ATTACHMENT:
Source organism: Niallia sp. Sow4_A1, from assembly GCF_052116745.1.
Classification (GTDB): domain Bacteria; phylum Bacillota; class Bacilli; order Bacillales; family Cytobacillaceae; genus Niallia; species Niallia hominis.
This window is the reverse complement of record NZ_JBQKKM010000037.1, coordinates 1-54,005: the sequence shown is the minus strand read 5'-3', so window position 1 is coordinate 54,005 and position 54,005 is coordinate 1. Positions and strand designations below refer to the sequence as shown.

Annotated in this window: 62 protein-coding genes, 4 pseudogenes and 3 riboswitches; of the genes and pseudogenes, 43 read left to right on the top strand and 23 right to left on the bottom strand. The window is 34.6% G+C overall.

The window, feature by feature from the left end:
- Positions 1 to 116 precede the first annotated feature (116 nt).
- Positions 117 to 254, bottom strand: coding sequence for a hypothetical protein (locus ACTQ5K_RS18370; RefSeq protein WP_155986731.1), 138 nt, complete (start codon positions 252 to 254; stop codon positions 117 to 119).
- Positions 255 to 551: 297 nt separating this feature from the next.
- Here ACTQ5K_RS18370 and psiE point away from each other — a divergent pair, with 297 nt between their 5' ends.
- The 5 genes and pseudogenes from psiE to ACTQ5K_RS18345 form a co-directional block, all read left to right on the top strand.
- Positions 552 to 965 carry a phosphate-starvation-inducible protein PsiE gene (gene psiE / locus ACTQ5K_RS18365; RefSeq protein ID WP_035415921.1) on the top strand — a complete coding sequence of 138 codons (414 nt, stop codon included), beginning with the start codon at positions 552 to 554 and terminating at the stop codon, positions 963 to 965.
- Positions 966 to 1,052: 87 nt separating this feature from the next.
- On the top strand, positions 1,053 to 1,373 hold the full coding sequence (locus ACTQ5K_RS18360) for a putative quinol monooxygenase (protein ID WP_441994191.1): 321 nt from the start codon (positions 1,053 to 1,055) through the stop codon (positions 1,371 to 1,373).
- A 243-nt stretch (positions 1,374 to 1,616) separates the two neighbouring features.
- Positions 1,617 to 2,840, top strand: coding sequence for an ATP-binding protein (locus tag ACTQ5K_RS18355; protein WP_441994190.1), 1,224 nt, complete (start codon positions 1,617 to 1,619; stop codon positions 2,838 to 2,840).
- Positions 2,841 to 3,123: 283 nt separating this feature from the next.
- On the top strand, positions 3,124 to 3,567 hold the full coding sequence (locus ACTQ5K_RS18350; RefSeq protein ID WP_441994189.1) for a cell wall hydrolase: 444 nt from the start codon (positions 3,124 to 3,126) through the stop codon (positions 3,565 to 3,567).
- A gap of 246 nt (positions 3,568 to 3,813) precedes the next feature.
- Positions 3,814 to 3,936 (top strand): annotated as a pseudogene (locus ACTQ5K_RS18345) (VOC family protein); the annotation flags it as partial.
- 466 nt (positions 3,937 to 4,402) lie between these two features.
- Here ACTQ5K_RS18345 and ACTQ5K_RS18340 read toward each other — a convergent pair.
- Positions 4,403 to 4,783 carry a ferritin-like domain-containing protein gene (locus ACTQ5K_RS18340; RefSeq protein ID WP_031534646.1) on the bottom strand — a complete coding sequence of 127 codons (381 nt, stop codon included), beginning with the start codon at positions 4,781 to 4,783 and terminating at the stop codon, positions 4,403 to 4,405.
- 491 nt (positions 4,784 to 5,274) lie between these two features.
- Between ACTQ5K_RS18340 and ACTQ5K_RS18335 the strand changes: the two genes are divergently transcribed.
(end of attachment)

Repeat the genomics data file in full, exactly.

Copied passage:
Source organism: Niallia sp. Sow4_A1, from assembly GCF_052116745.1.
Classification (GTDB): domain Bacteria; phylum Bacillota; class Bacilli; order Bacillales; family Cytobacillaceae; genus Niallia; species Niallia hominis.
This window is the reverse complement of record NZ_JBQKKM010000037.1, coordinates 1-54,005: the sequence shown is the minus strand read 5'-3', so window position 1 is coordinate 54,005 and position 54,005 is coordinate 1. Positions and strand designations below refer to the sequence as shown.

Annotated in this window: 62 protein-coding genes, 4 pseudogenes and 3 riboswitches; of the genes and pseudogenes, 43 read left to right on the top strand and 23 right to left on the bottom strand. The window is 34.6% G+C overall.

The window, feature by feature from the left end:
- Positions 1 to 116 precede the first annotated feature (116 nt).
- Positions 117 to 254, bottom strand: coding sequence for a hypothetical protein (locus ACTQ5K_RS18370; RefSeq protein WP_155986731.1), 138 nt, complete (start codon positions 252 to 254; stop codon positions 117 to 119).
- Positions 255 to 551: 297 nt separating this feature from the next.
- Here ACTQ5K_RS18370 and psiE point away from each other — a divergent pair, with 297 nt between their 5' ends.
- The 5 genes and pseudogenes from psiE to ACTQ5K_RS18345 form a co-directional block, all read left to right on the top strand.
- Positions 552 to 965 carry a phosphate-starvation-inducible protein PsiE gene (gene psiE / locus ACTQ5K_RS18365; RefSeq protein ID WP_035415921.1) on the top strand — a complete coding sequence of 138 codons (414 nt, stop codon included), beginning with the start codon at positions 552 to 554 and terminating at the stop codon, positions 963 to 965.
- Positions 966 to 1,052: 87 nt separating this feature from the next.
- On the top strand, positions 1,053 to 1,373 hold the full coding sequence (locus ACTQ5K_RS18360) for a putative quinol monooxygenase (protein ID WP_441994191.1): 321 nt from the start codon (positions 1,053 to 1,055) through the stop codon (positions 1,371 to 1,373).
- A 243-nt stretch (positions 1,374 to 1,616) separates the two neighbouring features.
- Positions 1,617 to 2,840, top strand: coding sequence for an ATP-binding protein (locus tag ACTQ5K_RS18355; protein WP_441994190.1), 1,224 nt, complete (start codon positions 1,617 to 1,619; stop codon positions 2,838 to 2,840).
- Positions 2,841 to 3,123: 283 nt separating this feature from the next.
- On the top strand, positions 3,124 to 3,567 hold the full coding sequence (locus ACTQ5K_RS18350; RefSeq protein ID WP_441994189.1) for a cell wall hydrolase: 444 nt from the start codon (positions 3,124 to 3,126) through the stop codon (positions 3,565 to 3,567).
- A gap of 246 nt (positions 3,568 to 3,813) precedes the next feature.
- Positions 3,814 to 3,936 (top strand): annotated as a pseudogene (locus ACTQ5K_RS18345) (VOC family protein); the annotation flags it as partial.
- 466 nt (positions 3,937 to 4,402) lie between these two features.
- Here ACTQ5K_RS18345 and ACTQ5K_RS18340 read toward each other — a convergent pair.
- Positions 4,403 to 4,783 carry a ferritin-like domain-containing protein gene (locus ACTQ5K_RS18340; RefSeq protein ID WP_031534646.1) on the bottom strand — a complete coding sequence of 127 codons (381 nt, stop codon included), beginning with the start codon at positions 4,781 to 4,783 and terminating at the stop codon, positions 4,403 to 4,405.
- 491 nt (positions 4,784 to 5,274) lie between these two features.
- Between ACTQ5K_RS18340 and ACTQ5K_RS18335 the strand changes: the two genes are divergently transcribed.